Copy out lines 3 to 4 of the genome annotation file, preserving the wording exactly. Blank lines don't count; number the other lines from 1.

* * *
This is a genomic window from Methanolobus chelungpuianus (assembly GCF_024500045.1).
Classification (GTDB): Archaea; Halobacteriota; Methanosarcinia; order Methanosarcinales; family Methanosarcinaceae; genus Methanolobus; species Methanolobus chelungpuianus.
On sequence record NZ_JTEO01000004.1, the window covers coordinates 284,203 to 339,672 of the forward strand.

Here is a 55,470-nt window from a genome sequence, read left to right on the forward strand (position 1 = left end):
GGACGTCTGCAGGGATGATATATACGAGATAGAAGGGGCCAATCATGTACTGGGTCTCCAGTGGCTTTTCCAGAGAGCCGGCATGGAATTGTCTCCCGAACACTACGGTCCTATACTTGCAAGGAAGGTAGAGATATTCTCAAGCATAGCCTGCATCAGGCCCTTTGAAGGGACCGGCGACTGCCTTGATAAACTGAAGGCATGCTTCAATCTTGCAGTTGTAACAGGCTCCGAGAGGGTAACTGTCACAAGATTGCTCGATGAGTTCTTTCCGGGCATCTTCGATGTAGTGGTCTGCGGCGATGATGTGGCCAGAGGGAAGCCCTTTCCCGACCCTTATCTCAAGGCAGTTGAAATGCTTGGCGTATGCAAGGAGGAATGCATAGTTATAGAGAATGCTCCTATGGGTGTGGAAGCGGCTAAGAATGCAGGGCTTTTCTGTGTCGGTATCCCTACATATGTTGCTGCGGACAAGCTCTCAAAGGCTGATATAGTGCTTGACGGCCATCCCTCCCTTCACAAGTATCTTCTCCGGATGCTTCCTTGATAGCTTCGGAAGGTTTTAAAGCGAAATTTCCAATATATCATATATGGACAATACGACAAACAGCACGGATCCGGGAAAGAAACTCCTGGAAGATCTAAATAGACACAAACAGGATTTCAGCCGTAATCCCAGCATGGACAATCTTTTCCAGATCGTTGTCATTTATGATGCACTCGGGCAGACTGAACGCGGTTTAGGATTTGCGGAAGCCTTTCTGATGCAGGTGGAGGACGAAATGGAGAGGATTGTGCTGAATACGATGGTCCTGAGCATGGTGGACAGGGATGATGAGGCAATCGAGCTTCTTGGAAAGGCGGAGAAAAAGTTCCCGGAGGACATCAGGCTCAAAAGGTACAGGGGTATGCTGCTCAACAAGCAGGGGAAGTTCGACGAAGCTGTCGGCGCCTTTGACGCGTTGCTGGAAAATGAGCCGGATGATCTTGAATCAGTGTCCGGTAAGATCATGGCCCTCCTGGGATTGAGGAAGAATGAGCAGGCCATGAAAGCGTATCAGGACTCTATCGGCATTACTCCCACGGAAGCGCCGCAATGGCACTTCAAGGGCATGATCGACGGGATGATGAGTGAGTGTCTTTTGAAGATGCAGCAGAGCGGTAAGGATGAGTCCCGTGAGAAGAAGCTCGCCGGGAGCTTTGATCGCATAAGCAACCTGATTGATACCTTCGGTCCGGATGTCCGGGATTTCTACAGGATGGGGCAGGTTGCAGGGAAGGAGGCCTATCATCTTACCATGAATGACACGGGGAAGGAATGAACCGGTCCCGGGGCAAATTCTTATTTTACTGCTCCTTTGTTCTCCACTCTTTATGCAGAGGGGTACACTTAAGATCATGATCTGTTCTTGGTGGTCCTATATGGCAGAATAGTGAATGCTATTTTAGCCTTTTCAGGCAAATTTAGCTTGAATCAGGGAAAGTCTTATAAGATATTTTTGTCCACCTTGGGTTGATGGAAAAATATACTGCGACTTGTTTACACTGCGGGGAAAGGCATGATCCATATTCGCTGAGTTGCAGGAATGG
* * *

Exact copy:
On sequence record NZ_JTEO01000004.1, the window covers coordinates 284,203 to 339,672 of the forward strand.

Here is a 55,470-nt window from a genome sequence, read left to right on the forward strand (position 1 = left end):